(108a) Thy kingdom come >> Faith >> Balance between truth and error >> Wisdom brings balance between truth and error -- These verses go with verse 5

(135b) Temple >> Your body is the temple of God >> Sins of the body >> Immorality >> Fornication -- These verses go with verse 9

(199b) Denying Christ >> Man exercises his will against God >> Frustrating the grace of God >> Frustrating Jesus >> Frustrating the Father -- These verses go with verses 7-9

1Cor 7-1

(22f) Sin >> Lust (craving pleasure) >> Fleshly desire -- This verse goes with verses 5-9

(76l) Thy kingdom come >> Desires of your heart >> Desires of your fleshly appetite -- This verse goes with verses 5-7

(103h) Thy kingdom come >> Purifying process >> Cleans yourself -- This verse goes with verses 32-35

(120l) Thy kingdom come >> Manifestations of faith >> Contentment >> Content with your way of life >> Content with remaining single -- This verse goes with verses 7-13

(134f) Temple >> Your body is the temple of God >> Composition of our bodies is from the earth >> Worship unlocks the spirit realm to us -- This verse goes with verse 34

(137h) Temple >> Building the temple (with hands) >> Maturity >> Maturing in Jesus is hard work >> Maturity comes through discipline -- This verse goes with verses 7&8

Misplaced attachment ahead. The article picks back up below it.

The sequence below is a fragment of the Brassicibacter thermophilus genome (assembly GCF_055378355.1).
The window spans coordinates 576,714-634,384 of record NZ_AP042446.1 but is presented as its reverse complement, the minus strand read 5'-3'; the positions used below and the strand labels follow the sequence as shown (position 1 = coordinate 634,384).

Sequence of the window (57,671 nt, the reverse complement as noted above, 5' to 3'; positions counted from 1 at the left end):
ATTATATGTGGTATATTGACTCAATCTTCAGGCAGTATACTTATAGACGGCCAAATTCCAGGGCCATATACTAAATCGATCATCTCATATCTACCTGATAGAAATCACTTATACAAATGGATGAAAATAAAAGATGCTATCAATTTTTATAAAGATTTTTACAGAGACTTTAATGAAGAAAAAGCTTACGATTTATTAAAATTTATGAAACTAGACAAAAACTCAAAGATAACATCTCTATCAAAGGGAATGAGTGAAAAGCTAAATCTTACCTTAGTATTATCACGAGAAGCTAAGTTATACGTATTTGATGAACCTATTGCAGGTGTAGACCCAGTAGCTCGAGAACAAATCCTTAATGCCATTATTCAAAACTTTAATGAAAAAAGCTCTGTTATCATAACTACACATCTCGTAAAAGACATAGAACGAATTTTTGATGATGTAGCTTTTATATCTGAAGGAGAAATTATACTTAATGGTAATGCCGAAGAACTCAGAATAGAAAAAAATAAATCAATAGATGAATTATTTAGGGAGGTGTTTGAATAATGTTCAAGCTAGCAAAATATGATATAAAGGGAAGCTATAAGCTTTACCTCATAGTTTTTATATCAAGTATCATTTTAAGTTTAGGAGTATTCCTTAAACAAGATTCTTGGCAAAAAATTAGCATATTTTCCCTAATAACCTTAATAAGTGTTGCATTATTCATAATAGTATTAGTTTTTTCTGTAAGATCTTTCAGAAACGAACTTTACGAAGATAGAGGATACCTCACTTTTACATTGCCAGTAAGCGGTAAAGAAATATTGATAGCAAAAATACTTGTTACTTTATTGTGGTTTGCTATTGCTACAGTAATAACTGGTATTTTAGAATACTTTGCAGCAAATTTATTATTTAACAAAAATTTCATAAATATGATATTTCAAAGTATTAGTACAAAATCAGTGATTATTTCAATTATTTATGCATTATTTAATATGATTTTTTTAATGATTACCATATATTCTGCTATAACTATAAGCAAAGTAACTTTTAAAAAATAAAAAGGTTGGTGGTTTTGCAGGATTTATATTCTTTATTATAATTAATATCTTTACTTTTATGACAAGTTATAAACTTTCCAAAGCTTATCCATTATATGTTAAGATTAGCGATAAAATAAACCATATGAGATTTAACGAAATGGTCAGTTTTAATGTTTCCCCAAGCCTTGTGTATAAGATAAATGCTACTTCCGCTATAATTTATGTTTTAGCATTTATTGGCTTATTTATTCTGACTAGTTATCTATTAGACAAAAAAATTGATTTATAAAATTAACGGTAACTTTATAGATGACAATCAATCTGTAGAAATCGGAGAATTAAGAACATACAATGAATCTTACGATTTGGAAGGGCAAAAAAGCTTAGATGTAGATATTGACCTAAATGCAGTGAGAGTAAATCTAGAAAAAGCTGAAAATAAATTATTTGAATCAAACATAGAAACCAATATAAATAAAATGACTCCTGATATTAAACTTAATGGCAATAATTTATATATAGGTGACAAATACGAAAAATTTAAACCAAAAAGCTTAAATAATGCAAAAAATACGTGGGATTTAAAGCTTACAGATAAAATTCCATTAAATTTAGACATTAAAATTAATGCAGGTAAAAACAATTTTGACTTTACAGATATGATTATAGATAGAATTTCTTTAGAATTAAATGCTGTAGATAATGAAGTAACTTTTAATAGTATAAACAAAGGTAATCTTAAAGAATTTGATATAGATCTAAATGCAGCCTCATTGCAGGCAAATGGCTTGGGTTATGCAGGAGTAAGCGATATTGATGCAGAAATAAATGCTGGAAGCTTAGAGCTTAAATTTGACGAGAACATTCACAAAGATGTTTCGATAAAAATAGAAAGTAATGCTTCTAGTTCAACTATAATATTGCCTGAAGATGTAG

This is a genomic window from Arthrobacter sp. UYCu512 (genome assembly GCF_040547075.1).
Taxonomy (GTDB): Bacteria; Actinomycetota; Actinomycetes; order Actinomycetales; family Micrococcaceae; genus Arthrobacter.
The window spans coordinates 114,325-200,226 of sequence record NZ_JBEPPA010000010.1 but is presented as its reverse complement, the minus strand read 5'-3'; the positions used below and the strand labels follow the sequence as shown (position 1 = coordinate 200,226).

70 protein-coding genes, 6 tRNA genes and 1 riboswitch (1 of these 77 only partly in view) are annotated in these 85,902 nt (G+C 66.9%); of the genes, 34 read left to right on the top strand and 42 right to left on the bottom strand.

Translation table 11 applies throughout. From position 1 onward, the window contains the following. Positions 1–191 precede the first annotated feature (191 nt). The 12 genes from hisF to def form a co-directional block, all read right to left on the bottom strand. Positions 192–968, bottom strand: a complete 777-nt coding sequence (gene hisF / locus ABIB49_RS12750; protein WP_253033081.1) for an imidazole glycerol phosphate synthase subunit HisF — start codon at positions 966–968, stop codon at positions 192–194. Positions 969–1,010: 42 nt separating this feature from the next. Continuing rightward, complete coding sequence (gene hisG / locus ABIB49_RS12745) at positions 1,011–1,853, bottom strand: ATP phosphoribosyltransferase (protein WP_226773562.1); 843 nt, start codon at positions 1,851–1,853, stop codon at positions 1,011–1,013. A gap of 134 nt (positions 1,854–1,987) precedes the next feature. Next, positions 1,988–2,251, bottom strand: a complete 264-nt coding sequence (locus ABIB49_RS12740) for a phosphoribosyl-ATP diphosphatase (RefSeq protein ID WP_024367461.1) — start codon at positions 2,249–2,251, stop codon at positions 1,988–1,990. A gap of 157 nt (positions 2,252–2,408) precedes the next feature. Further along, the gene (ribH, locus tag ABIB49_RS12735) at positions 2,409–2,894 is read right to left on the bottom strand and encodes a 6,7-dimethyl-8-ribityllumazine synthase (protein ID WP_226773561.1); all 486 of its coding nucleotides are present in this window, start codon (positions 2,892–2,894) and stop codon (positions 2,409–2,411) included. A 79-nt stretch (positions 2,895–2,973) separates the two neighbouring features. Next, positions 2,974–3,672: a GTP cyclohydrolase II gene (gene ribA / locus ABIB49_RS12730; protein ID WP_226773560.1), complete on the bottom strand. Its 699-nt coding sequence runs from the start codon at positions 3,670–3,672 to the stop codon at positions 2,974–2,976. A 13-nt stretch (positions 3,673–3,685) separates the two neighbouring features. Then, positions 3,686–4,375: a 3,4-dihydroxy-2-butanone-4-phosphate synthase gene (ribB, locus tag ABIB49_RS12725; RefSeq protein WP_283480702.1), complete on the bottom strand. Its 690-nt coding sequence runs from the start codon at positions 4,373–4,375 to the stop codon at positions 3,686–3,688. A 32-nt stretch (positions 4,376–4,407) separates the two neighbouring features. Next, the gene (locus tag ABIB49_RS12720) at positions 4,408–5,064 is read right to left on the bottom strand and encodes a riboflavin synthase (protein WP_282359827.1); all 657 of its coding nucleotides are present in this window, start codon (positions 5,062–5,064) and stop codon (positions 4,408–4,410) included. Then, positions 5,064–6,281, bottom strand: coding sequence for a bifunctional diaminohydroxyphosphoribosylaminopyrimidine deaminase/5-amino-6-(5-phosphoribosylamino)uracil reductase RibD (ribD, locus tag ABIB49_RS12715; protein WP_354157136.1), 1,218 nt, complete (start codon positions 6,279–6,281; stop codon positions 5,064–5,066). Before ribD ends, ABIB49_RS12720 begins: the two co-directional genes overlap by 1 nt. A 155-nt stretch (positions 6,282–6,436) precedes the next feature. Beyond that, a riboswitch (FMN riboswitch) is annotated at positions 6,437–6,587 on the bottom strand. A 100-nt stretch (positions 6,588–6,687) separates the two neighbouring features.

(189c) Die to self (Process of substitution) >> Separation from the old man >> Holy sacrifice >> Acceptable sacrifice -- This verse goes with verses 29-35. Go to almost any church and you will see that everyone who is anyone is married with children. The man in ministry probably has a good job and has children who are well behaved. These are the criteria for choosing ministers in the Church for both pastors and laymen. Based on Paul's teaching to Timothy and Titus, when he said that deacons must be married to one wife (1Tim 3-12), he did not mean they should be married; he meant they should not be married to more than one wife, thus condemning polygamy. However, in the Church today if they have been divorced, it is a mark against them, and if they have never been married, it is a bigger mark against them. If their children are unruly, that too marks against them. So, what people look for in a minister is someone who is married to one wife, having never been divorced (either one of them preferably) and have children who are well behaved. Foremost of all, they should have good jobs, make lots of money, live in nice houses and pay big tithes. In other words the Church has embraced a misinterpretation of 1st Timothy chapter 3, and have completely ignored 1st Corinthians chapter 7. The result is false doctrine. Therefore, if you are not married and devoting your life to Christ as you should (instead of to a career) and want to minister in some fashion, you will be for the most part labeled a failure and rejected. These are the unspoken criteria in the Church, and it has virtually no basis in Scripture. However, if your forte is digging toilet paper from clogged toilets, they will pat you on the back and tell you to perform your ministry heartily as unto the Lord, because they certainly arenít going to do it. Sad but true, it is hard to find anyone who is willing to give single people a ministry that involves teaching the word of God. Single people are stigmatized, causing the married culture to believe there is something intrinsically wrong with them. As the stigma goes, they must not be able to attract a mate because of some deep personalities flaws, and all the important, gifted and talented people get married and have families and are allowed to minister in the Church. In other words, being successful in the world is a sign of being successful in the Church, yet the question of their salvation has not even been addressed, but they are married with children and meet the criteria for ministry. Those who love God are abandoned, while those who scarcely know God if at all are given ministries controlling the doctrines that people believe. This is a very egregious inequality in the Church today. The worst of it is that single people have the most to offer, since they have the most time and energy to devote to their faith in the word of God and prayer. So the Church shuts out those who potentially can offer the most. See also: Commending the single person; 1Cor 7,3-24, 3c